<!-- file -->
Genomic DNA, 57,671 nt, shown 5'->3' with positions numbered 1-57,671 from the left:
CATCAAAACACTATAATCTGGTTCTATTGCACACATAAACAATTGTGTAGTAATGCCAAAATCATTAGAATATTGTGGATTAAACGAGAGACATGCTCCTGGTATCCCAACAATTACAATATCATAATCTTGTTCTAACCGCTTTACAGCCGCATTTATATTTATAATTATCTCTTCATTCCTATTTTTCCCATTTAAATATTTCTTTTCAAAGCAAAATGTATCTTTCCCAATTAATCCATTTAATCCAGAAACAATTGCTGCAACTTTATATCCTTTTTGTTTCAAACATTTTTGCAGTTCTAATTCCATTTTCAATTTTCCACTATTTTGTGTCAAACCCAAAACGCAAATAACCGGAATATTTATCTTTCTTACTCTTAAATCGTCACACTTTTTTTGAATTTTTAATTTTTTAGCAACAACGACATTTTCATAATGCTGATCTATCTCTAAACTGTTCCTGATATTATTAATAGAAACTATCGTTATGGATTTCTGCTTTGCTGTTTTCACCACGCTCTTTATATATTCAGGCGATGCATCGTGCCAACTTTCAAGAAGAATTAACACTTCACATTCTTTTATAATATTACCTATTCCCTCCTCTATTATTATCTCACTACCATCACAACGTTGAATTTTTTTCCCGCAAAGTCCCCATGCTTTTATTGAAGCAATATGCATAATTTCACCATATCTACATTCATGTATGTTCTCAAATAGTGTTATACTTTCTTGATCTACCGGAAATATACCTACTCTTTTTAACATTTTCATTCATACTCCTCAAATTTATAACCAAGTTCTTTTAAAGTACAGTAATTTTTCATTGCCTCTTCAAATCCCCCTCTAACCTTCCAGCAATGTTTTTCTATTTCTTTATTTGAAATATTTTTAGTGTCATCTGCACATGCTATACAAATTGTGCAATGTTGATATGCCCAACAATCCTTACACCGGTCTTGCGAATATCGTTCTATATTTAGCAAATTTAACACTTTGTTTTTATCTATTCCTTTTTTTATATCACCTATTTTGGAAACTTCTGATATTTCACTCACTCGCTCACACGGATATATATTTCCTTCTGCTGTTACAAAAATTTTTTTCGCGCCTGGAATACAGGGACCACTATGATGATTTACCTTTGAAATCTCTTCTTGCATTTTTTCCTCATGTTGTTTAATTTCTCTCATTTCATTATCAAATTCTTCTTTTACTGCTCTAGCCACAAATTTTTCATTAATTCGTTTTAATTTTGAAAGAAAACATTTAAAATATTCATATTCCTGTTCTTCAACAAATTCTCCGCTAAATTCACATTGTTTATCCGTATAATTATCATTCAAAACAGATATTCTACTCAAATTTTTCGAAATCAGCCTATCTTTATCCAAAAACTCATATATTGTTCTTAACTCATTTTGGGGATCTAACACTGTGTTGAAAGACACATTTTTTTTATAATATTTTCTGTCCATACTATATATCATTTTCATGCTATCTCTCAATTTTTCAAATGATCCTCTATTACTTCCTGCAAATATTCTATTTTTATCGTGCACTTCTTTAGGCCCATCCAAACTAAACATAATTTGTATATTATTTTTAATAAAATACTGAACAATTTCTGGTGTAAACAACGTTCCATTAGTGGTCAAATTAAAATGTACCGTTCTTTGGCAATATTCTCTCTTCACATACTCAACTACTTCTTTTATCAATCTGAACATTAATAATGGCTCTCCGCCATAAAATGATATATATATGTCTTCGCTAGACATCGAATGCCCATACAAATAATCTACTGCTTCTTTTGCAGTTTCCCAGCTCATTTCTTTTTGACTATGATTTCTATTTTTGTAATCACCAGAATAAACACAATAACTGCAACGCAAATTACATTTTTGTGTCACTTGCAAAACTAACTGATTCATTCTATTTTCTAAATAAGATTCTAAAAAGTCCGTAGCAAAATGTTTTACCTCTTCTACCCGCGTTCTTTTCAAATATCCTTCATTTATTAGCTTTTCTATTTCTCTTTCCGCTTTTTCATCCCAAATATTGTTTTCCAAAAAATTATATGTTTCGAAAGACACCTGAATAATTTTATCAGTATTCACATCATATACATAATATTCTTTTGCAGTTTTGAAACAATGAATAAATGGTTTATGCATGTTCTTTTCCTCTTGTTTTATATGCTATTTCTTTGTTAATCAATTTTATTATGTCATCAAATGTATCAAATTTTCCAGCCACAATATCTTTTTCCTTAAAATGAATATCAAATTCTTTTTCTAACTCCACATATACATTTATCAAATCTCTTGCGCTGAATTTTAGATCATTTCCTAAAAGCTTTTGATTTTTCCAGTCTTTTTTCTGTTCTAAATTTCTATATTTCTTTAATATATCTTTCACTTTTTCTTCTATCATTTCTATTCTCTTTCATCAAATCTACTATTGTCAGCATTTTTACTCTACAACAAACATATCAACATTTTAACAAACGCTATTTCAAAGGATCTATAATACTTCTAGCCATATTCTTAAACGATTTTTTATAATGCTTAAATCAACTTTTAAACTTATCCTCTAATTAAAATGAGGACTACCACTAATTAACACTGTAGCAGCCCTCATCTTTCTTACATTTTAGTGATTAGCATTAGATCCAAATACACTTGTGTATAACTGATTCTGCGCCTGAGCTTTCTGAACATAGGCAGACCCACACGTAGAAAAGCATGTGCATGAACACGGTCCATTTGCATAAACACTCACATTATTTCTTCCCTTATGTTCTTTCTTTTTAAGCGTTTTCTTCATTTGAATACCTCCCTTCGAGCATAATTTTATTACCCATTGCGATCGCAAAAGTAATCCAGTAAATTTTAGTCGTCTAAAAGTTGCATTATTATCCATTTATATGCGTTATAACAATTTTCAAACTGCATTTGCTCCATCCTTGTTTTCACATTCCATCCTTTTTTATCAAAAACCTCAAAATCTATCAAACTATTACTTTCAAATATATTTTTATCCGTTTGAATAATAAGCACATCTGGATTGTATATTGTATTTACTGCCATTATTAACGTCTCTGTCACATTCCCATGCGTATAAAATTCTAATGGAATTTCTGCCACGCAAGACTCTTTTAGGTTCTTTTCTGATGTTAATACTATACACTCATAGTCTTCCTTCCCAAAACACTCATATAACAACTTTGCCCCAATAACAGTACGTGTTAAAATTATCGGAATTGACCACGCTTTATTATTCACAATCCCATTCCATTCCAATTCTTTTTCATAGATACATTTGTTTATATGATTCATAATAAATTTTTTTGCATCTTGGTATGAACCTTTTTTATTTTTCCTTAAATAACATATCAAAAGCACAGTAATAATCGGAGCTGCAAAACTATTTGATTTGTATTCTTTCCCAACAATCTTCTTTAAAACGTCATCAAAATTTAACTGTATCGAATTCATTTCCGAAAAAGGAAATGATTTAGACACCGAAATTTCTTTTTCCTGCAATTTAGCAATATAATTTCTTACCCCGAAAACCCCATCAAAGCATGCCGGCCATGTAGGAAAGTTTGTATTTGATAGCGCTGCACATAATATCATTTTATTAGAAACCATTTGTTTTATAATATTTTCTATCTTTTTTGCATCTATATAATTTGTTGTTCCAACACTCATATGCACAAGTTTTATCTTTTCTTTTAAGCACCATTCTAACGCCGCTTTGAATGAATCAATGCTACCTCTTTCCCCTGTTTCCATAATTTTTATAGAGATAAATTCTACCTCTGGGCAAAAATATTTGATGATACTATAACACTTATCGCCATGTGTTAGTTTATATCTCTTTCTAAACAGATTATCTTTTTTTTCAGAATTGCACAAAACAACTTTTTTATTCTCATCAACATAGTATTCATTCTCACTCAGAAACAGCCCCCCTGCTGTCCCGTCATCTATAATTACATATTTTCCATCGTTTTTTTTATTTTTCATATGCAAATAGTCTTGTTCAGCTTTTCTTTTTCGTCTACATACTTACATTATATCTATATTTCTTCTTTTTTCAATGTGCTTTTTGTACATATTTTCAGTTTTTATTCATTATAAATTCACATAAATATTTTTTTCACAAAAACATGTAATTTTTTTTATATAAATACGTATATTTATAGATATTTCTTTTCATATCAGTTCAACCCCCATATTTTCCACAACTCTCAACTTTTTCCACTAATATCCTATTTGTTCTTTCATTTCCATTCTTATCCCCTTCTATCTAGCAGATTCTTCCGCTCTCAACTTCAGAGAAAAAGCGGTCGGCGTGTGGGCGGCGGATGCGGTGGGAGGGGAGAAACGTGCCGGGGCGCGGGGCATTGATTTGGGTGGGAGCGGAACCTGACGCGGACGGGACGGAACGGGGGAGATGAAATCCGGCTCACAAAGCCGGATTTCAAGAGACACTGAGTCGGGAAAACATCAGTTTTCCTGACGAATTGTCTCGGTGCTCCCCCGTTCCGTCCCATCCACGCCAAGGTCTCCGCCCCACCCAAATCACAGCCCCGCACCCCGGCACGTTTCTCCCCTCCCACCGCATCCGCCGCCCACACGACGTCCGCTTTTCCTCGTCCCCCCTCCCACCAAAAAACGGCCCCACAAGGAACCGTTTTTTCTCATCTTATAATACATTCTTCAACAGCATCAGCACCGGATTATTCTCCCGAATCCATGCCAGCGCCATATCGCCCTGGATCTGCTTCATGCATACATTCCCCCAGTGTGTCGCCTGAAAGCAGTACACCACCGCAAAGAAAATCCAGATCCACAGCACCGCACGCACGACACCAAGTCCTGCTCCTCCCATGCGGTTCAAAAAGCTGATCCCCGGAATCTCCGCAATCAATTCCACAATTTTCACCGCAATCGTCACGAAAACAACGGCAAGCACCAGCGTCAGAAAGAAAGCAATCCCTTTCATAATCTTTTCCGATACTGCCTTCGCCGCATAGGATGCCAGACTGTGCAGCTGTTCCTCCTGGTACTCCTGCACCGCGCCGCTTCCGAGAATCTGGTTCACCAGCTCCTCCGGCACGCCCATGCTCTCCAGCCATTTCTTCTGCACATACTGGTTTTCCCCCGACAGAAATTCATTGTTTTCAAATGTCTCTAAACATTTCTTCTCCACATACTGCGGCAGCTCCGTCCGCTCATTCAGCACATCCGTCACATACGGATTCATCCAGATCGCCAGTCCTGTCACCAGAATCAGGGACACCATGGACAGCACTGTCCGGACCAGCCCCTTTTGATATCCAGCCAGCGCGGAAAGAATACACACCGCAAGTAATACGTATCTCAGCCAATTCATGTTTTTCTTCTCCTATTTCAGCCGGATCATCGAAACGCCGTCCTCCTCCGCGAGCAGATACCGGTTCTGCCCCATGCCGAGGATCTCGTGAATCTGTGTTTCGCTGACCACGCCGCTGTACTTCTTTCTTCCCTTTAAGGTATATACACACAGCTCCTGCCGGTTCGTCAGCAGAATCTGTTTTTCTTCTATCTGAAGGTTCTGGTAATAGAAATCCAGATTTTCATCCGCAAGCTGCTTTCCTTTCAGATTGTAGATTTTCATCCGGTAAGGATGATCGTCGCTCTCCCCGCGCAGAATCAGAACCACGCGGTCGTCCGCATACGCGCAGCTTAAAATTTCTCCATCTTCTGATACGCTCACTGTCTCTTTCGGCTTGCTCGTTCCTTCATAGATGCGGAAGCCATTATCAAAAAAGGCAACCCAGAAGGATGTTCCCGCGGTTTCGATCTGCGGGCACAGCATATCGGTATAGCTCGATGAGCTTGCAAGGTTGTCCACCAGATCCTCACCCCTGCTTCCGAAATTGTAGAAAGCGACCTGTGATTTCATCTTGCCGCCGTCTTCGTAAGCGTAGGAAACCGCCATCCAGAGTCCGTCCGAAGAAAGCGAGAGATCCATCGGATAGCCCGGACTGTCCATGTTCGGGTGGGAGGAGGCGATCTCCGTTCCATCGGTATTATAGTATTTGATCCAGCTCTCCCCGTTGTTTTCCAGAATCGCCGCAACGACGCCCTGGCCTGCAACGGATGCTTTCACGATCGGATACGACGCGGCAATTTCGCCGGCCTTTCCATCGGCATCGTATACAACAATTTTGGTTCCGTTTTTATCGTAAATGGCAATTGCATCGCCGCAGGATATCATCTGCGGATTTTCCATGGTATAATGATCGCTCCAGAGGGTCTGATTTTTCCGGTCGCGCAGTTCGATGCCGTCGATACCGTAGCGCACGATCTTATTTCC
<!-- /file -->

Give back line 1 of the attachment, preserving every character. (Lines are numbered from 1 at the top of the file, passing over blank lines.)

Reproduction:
Genomic DNA, 57,671 nt, shown 5'->3' with positions numbered 1-57,671 from the left: